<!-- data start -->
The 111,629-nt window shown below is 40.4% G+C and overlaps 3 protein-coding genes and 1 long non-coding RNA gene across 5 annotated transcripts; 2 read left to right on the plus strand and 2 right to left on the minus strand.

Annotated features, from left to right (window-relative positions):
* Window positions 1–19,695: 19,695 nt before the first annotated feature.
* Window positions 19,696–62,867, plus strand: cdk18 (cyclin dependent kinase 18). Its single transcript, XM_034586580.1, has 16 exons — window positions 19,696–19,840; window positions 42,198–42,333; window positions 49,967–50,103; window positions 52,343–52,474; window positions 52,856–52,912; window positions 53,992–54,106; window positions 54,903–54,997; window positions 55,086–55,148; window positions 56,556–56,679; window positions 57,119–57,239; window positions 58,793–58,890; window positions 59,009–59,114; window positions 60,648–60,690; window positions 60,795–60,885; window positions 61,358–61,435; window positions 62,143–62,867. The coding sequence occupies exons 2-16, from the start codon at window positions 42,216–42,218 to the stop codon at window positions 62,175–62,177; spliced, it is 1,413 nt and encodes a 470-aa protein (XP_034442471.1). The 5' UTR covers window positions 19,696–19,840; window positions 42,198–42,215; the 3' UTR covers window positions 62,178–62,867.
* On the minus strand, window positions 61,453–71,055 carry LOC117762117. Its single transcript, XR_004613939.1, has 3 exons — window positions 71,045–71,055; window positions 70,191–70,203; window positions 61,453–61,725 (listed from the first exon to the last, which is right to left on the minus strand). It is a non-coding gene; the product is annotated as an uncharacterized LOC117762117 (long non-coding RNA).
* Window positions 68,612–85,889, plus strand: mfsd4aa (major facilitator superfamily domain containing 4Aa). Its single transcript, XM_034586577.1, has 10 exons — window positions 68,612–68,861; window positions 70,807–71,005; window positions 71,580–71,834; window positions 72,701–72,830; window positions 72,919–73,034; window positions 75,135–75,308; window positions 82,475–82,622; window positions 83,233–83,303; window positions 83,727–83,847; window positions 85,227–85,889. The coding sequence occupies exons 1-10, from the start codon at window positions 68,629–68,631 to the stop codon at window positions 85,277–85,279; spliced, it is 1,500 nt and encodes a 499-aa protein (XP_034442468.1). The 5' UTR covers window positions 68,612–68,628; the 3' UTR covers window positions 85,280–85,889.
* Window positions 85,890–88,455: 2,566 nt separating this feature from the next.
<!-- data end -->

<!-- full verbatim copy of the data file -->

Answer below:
The 111,629-nt window shown below is 40.4% G+C and overlaps 3 protein-coding genes and 1 long non-coding RNA gene across 5 annotated transcripts; 2 read left to right on the plus strand and 2 right to left on the minus strand.

Annotated features, from left to right (window-relative positions):
* Window positions 1–19,695: 19,695 nt before the first annotated feature.
* Window positions 19,696–62,867, plus strand: cdk18 (cyclin dependent kinase 18). Its single transcript, XM_034586580.1, has 16 exons — window positions 19,696–19,840; window positions 42,198–42,333; window positions 49,967–50,103; window positions 52,343–52,474; window positions 52,856–52,912; window positions 53,992–54,106; window positions 54,903–54,997; window positions 55,086–55,148; window positions 56,556–56,679; window positions 57,119–57,239; window positions 58,793–58,890; window positions 59,009–59,114; window positions 60,648–60,690; window positions 60,795–60,885; window positions 61,358–61,435; window positions 62,143–62,867. The coding sequence occupies exons 2-16, from the start codon at window positions 42,216–42,218 to the stop codon at window positions 62,175–62,177; spliced, it is 1,413 nt and encodes a 470-aa protein (XP_034442471.1). The 5' UTR covers window positions 19,696–19,840; window positions 42,198–42,215; the 3' UTR covers window positions 62,178–62,867.
* On the minus strand, window positions 61,453–71,055 carry LOC117762117. Its single transcript, XR_004613939.1, has 3 exons — window positions 71,045–71,055; window positions 70,191–70,203; window positions 61,453–61,725 (listed from the first exon to the last, which is right to left on the minus strand). It is a non-coding gene; the product is annotated as an uncharacterized LOC117762117 (long non-coding RNA).
* Window positions 68,612–85,889, plus strand: mfsd4aa (major facilitator superfamily domain containing 4Aa). Its single transcript, XM_034586577.1, has 10 exons — window positions 68,612–68,861; window positions 70,807–71,005; window positions 71,580–71,834; window positions 72,701–72,830; window positions 72,919–73,034; window positions 75,135–75,308; window positions 82,475–82,622; window positions 83,233–83,303; window positions 83,727–83,847; window positions 85,227–85,889. The coding sequence occupies exons 1-10, from the start codon at window positions 68,629–68,631 to the stop codon at window positions 85,277–85,279; spliced, it is 1,500 nt and encodes a 499-aa protein (XP_034442468.1). The 5' UTR covers window positions 68,612–68,628; the 3' UTR covers window positions 85,280–85,889.
* Window positions 85,890–88,455: 2,566 nt separating this feature from the next.